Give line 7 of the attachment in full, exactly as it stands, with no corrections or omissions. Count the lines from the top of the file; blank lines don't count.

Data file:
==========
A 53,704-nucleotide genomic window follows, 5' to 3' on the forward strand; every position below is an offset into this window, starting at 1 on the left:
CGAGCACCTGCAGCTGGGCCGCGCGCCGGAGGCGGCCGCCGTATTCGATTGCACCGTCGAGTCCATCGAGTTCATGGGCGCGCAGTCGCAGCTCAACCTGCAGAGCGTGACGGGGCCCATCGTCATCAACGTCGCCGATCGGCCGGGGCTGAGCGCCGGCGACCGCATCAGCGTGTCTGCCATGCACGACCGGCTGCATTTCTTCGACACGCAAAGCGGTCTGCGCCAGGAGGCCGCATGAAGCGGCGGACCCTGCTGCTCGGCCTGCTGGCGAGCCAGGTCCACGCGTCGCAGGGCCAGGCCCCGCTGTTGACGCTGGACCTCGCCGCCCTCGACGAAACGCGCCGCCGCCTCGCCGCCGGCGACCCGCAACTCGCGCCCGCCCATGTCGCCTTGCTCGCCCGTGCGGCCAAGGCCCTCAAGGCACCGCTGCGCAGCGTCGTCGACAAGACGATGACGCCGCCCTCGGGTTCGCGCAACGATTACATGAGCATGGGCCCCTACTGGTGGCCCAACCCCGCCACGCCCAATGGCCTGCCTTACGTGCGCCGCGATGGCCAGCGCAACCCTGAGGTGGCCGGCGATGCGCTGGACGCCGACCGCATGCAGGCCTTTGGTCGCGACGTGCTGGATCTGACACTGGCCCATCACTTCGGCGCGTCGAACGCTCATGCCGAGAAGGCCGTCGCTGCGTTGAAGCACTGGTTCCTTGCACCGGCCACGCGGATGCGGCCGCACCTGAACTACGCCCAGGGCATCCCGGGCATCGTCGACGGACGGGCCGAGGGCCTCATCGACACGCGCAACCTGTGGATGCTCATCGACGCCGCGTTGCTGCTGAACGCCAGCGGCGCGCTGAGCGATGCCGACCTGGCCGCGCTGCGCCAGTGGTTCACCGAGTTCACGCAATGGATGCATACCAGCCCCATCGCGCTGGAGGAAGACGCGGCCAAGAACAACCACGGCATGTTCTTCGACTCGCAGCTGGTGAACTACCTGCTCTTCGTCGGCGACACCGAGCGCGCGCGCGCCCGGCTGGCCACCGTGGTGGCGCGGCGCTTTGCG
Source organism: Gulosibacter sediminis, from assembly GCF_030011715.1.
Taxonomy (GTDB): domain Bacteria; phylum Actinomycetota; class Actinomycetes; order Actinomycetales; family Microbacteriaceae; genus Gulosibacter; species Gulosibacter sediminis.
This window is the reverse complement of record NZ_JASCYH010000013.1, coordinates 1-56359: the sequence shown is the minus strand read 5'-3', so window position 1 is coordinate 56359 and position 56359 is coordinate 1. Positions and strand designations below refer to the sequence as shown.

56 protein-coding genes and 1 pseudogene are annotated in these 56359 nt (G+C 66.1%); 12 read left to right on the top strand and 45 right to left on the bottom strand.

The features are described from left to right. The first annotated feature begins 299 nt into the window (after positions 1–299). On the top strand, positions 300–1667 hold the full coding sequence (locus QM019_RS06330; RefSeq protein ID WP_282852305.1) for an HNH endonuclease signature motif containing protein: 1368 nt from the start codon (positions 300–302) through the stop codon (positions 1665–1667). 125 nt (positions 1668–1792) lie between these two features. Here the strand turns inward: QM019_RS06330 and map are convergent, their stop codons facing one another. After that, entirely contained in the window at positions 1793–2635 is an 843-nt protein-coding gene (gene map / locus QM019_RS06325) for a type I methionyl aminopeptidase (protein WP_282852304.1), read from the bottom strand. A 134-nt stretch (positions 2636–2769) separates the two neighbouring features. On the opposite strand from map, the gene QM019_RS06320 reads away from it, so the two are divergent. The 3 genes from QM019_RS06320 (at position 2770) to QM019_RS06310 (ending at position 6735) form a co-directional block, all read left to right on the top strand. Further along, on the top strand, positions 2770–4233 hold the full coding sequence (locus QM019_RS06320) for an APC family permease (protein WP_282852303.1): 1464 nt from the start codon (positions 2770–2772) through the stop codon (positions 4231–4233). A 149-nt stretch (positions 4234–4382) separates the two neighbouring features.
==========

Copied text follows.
The features are described from left to right. The first annotated feature begins 299 nt into the window (after positions 1–299). On the top strand, positions 300–1667 hold the full coding sequence (locus QM019_RS06330; RefSeq protein ID WP_282852305.1) for an HNH endonuclease signature motif containing protein: 1368 nt from the start codon (positions 300–302) through the stop codon (positions 1665–1667). 125 nt (positions 1668–1792) lie between these two features. Here the strand turns inward: QM019_RS06330 and map are convergent, their stop codons facing one another. After that, entirely contained in the window at positions 1793–2635 is an 843-nt protein-coding gene (gene map / locus QM019_RS06325) for a type I methionyl aminopeptidase (protein WP_282852304.1), read from the bottom strand. A 134-nt stretch (positions 2636–2769) separates the two neighbouring features. On the opposite strand from map, the gene QM019_RS06320 reads away from it, so the two are divergent. The 3 genes from QM019_RS06320 (at position 2770) to QM019_RS06310 (ending at position 6735) form a co-directional block, all read left to right on the top strand. Further along, on the top strand, positions 2770–4233 hold the full coding sequence (locus QM019_RS06320) for an APC family permease (protein WP_282852303.1): 1464 nt from the start codon (positions 2770–2772) through the stop codon (positions 4231–4233). A 149-nt stretch (positions 4234–4382) separates the two neighbouring features.